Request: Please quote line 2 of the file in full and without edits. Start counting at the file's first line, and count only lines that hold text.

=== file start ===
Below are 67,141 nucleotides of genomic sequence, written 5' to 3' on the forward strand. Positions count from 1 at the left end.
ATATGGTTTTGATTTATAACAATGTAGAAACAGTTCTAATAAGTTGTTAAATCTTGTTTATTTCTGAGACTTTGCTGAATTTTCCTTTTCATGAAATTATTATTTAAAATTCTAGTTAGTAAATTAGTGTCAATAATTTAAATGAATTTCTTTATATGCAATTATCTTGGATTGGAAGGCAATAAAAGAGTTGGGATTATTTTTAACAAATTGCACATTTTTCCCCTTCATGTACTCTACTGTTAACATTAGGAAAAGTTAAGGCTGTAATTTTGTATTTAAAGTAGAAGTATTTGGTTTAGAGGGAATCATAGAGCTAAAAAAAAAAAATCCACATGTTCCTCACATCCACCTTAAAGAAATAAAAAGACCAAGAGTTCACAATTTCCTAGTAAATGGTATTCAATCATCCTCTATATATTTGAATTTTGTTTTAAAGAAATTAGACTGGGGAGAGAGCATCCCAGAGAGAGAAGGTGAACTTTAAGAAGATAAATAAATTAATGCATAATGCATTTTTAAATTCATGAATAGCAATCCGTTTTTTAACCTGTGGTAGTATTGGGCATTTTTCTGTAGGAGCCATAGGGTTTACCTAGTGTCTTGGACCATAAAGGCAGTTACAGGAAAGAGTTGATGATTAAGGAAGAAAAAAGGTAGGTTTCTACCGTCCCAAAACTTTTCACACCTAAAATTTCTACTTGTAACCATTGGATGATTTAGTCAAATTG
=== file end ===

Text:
ATATGGTTTTGATTTATAACAATGTAGAAACAGTTCTAATAAGTTGTTAAATCTTGTTTATTTCTGAGACTTTGCTGAATTTTCCTTTTCATGAAATTATTATTTAAAATTCTAGTTAGTAAATTAGTGTCAATAATTTAAATGAATTTCTTTATATGCAATTATCTTGGATTGGAAGGCAATAAAAGAGTTGGGATTATTTTTAACAAATTGCACATTTTTCCCCTTCATGTACTCTACTGTTAACATTAGGAAAAGTTAAGGCTGTAATTTTGTATTTAAAGTAGAAGTATTTGGTTTAGAGGGAATCATAGAGCTAAAAAAAAAAAATCCACATGTTCCTCACATCCACCTTAAAGAAATAAAAAGACCAAGAGTTCACAATTTCCTAGTAAATGGTATTCAATCATCCTCTATATATTTGAATTTTGTTTTAAAGAAATTAGACTGGGGAGAGAGCATCCCAGAGAGAGAAGGTGAACTTTAAGAAGATAAATAAATTAATGCATAATGCATTTTTAAATTCATGAATAGCAATCCGTTTTTTAACCTGTGGTAGTATTGGGCATTTTTCTGTAGGAGCCATAGGGTTTACCTAGTGTCTTGGACCATAAAGGCAGTTACAGGAAAGAGTTGATGATTAAGGAAGAAAAAAGGTAGGTTTCTACCGTCCCAAAACTTTTCACACCTAAAATTTCTACTTGTAACCATTGGATGATTTAGTCAAATTG